Fast domain wall propagation is a typical feature of amorphous glass-coated microwires with positive magnetostriction. The high domain wall velocity can be effectively tailored either by sample postprocessing or temperature. In this work, we show that the domain wall dynamics can be engineered by a perpendicular magnetic field. We perform the domain wall mobility measurements in microwires with a varying gradient of the perpendicular magnetic anisotropy. It is shown that domain wall mobility is mainly determined by counterplay between the amplitude of perpendicular anisotropy and externally applied perpendicular field. The presence of perpendicular magnetic anisotropy is observed by Scanning electron microscopy. The relation between the maximum applied perpendicular magnetic field, and the wire dimensions are provided based on the measured data.
Fast domain wall (DW) motion is a vital factor of modern magnetic sensors and spintronic devices.1–5 Among other things, current applications require small size, low cost, and multifunctional materials. These properties are typical for amorphous magnetically bistable microwires, which appear to be a desirable material for efficient use in practice. The study of the magnetization process of the DW motion still offers unexpected effects. Several studies confirmed a single domain structure of amorphous microwires with positive magnetostriction. The axial magnetic domain is covered by a thin shell of radial domains and closure domains at the wire ends.6–9 The magnetization reversal runs through single DW propagation along the entire length of a wire. Various parameters can effectively control the DW motion.10–13 One of them is a perpendicular magnetic field.14–16
Despite the microwires’ cylindrical shape, the DW velocity increases in a perpendicular field applied in one direction and decreases in the opposite direction.14 Additionally, a perpendicular field enhances the DW velocity at a particular rotation of microwire.15 A gradient of a perpendicular magnetic anisotropy can explain such an effect. Such a gradient is induced to microwire during the fabrication process because the wire is cooled asymmetrically from one side by a flowing water stream.17
Our work’s main goal is to extend current knowledge of the DW dynamics in wires with a perpendicular anisotropy gradient. The effect of the perpendicular field plays an essential role in DW mobility.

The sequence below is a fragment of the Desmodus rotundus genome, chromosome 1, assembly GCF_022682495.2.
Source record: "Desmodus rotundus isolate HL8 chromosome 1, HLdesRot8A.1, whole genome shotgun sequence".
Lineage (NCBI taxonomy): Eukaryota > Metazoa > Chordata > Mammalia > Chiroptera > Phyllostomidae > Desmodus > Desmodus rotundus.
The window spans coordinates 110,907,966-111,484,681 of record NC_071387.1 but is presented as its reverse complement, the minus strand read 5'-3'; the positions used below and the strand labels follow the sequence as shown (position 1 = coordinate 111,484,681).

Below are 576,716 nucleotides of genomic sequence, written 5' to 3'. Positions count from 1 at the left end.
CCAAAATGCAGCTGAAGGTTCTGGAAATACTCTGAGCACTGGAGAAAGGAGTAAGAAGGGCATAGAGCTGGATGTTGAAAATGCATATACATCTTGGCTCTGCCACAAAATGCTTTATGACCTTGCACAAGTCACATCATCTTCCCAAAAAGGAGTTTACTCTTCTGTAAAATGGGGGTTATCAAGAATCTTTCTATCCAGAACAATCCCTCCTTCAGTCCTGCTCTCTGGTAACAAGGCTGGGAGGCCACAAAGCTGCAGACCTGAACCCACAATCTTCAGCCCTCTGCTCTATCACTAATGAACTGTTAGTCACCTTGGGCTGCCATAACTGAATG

The effect of the perpendicular field is studied on samples with composition Fe76Si9B10P5. Three samples have a different ratio of metallic core d, and a glass coat D. They were prepared by the Taylor-Ulitovski method.17 The length of samples is 10 cm and the dimensions are given as follows: Sample no.1 d = 24 µm, D = 81 µm (d/D = 0.296), sample no.2 d = 16.5 µm, D = 51 µm (d/D = 0.324), and sample no.3 d = 23 µm, D = 59 µm (d/D = 0.389).
A common approach for measurements of a DW dynamics is a simple Sixtus-Tonks method.18 This method is based on an excitation coil providing the axial magnetic field and two pick-up coils located at a well-defined distance. Perpendicular fields are generated by Helmholtz coils (Fig. 1(a)). The measurements are done at the highest perpendicular field that allows single-domain wall propagation. At higher fields, an offset of the perpendicular field generates the axial field component that leads to the multiple DW propagation. The experiment is designed to rotate the microwire with a coil system (primary coil and sensing coils) around its axis in Helmholtz coils. The angle of rotation θ is between the normal to the axis of the microwire (the y-axis direction, see Fig. 1(b)) and the vector of the perpendicular magnetic field HT (the z-axis direction).
III. RESULT AND DISCUSSION
In the viscous regime of a DW propagation, the DW velocity is described by a linear equation of motion:19
where S is the DW mobility, and H0 is the critical magnetic field. The relation is also valid in the presence of the perpendicular field. However, as shown in our work,15 the DW velocity and mobility in circular wires vary with the angle θ. Moreover, variation of the DW velocity and mobility is different for wires with different d/D ratio (Fig. 2). The thinner the glass-coating, the DW mobility varies more (Fig. 2(a)), in comparison to the sample with the thicker glass-coating (Fig. 2(b)).
Fig. 3 shows angular dependencies of the DW mobilities extracted from Fig. 2. DW mobilities of samples with larger or medium d/D show periodic oscillations. On the other hand, the sample with the smallest value of the d/D ratio exhibits almost no angular dependence on mobility. For larger d/D, a small perpendicular magnetic field has the highest effect on the DW mobility (for HT = 95 A/m data taken from,15 see Fig. 3). On the other hand, the sample with the smallest d/D shows a small angular dependence of mobility even in a high perpendicular magnetic field (3100 A/m).